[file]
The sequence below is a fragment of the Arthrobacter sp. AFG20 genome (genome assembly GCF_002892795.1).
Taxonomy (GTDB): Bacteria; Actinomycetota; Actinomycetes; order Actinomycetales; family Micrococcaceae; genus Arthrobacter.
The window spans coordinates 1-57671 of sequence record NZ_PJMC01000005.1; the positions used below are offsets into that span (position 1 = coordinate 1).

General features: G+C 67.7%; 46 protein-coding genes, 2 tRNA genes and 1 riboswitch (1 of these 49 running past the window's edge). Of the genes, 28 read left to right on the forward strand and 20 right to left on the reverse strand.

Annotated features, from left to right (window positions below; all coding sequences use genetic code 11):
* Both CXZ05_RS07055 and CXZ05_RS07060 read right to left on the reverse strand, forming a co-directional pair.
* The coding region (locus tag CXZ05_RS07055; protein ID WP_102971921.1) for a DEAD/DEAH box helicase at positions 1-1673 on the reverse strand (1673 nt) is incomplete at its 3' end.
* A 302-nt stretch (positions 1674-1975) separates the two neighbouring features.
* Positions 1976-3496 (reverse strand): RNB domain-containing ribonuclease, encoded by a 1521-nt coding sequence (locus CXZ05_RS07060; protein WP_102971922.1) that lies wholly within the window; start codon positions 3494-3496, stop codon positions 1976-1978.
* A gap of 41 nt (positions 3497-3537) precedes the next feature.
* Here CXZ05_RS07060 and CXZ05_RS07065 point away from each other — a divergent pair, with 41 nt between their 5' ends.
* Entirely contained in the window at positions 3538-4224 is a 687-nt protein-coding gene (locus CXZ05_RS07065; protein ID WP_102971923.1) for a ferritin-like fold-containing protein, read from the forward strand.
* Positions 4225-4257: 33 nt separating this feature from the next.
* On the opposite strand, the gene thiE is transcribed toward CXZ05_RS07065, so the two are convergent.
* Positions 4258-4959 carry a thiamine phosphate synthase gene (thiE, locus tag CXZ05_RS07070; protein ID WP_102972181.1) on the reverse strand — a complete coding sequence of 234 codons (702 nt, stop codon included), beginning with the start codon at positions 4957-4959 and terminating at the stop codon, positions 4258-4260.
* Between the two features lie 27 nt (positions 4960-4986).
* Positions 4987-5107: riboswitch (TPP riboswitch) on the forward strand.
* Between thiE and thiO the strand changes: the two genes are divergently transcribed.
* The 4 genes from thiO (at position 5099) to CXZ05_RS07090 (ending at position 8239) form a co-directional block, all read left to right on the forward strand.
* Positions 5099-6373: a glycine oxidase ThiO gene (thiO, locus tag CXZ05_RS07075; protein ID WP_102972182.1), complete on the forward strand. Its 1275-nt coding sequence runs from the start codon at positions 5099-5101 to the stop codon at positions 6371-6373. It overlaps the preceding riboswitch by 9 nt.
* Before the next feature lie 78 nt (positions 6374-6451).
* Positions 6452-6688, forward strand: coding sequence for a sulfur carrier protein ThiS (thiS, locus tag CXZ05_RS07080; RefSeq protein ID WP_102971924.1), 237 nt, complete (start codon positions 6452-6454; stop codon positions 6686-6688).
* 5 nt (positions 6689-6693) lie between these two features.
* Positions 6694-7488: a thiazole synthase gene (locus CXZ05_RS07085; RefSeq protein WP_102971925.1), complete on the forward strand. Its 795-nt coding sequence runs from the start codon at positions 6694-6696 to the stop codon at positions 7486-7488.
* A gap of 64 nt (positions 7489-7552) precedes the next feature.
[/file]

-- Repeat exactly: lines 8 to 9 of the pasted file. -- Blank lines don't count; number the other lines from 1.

* A 302-nt stretch (positions 1674-1975) separates the two neighbouring features.
* Positions 1976-3496 (reverse strand): RNB domain-containing ribonuclease, encoded by a 1521-nt coding sequence (locus CXZ05_RS07060; protein WP_102971922.1) that lies wholly within the window; start codon positions 3494-3496, stop codon positions 1976-1978.